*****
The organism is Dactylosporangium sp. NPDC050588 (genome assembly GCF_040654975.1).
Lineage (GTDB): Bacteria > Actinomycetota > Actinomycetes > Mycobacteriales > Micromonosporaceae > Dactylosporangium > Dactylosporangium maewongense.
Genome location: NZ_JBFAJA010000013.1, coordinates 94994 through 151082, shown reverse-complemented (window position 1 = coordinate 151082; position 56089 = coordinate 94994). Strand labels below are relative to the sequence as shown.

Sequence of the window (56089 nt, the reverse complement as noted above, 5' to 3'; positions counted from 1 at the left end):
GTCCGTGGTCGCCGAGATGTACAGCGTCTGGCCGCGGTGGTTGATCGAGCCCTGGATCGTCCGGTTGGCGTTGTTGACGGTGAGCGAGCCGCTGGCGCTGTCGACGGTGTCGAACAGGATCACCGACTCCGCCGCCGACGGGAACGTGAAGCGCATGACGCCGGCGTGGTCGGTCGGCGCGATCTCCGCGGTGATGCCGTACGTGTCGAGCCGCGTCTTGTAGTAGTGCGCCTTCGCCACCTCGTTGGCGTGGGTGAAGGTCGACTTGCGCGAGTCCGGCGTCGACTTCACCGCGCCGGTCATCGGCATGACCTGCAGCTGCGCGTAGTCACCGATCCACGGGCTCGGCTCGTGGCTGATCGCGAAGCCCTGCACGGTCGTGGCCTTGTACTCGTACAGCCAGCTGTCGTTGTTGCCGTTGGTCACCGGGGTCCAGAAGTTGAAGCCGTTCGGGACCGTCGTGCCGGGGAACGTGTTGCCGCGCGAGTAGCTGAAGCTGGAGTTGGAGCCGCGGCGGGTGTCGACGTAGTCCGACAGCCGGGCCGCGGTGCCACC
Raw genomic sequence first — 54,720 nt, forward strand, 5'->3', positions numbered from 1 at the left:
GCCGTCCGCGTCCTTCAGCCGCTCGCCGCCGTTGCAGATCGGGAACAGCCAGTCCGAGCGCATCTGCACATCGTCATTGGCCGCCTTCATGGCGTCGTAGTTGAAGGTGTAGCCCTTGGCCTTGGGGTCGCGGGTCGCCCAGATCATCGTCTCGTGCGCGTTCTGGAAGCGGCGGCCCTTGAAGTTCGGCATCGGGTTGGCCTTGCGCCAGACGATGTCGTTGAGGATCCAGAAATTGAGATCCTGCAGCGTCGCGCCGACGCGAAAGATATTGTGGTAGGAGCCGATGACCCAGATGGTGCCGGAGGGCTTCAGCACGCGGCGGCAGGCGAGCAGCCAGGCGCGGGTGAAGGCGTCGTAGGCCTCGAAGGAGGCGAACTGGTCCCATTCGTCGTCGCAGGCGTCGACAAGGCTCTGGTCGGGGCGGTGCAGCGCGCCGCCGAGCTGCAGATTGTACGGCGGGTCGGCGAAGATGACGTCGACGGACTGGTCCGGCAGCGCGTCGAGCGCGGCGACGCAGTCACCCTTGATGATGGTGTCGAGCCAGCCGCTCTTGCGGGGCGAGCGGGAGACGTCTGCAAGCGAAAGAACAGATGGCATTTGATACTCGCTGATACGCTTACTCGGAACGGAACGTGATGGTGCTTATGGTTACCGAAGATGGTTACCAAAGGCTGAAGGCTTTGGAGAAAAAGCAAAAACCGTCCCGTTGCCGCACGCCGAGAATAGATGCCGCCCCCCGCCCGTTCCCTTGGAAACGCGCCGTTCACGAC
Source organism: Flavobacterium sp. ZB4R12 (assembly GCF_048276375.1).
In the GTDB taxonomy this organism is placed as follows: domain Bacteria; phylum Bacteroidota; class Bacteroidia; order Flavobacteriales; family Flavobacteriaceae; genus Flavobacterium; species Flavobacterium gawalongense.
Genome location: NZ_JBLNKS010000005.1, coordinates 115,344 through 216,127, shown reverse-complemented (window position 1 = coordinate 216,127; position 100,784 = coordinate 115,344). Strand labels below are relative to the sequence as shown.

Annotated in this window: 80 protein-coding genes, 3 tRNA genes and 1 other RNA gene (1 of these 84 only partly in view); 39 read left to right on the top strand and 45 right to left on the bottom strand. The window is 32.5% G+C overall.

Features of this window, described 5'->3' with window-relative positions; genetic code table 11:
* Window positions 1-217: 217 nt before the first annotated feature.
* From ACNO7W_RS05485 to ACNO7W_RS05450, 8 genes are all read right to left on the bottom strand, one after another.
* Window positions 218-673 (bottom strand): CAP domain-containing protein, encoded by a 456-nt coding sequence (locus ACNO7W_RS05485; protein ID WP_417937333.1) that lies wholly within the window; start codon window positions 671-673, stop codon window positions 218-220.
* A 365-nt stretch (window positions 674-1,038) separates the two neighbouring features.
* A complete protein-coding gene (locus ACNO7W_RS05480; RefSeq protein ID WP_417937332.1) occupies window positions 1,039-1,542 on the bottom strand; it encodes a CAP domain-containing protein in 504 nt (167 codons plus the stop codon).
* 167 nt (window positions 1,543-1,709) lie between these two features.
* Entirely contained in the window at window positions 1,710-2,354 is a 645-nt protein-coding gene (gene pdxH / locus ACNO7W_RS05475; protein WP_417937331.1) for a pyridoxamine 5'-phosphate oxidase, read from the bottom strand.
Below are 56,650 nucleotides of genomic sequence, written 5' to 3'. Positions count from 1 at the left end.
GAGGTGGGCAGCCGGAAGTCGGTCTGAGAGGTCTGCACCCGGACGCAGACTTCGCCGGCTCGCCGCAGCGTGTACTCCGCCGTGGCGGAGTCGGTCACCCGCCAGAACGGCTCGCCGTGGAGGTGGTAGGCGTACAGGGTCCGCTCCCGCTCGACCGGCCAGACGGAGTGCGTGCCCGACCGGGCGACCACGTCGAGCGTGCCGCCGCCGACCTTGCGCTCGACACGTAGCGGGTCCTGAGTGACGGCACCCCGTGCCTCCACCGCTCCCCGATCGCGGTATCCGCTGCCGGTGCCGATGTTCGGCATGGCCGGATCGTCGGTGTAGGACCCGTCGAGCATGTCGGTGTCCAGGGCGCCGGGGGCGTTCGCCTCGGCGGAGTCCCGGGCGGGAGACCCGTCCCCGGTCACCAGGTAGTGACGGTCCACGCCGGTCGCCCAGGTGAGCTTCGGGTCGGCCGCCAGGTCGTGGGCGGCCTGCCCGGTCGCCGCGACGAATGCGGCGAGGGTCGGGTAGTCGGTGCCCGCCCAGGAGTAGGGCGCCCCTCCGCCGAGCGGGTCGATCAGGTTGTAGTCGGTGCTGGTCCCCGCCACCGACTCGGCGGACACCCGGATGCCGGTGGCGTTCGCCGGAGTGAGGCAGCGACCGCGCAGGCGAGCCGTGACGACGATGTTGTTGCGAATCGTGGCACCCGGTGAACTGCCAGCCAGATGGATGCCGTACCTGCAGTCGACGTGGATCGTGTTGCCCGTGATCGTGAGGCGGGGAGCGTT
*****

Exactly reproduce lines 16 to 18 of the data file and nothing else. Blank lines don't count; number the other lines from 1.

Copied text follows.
* A 365-nt stretch (window positions 674-1,038) separates the two neighbouring features.
* A complete protein-coding gene (locus ACNO7W_RS05480; RefSeq protein ID WP_417937332.1) occupies window positions 1,039-1,542 on the bottom strand; it encodes a CAP domain-containing protein in 504 nt (167 codons plus the stop codon).
* 167 nt (window positions 1,543-1,709) lie between these two features.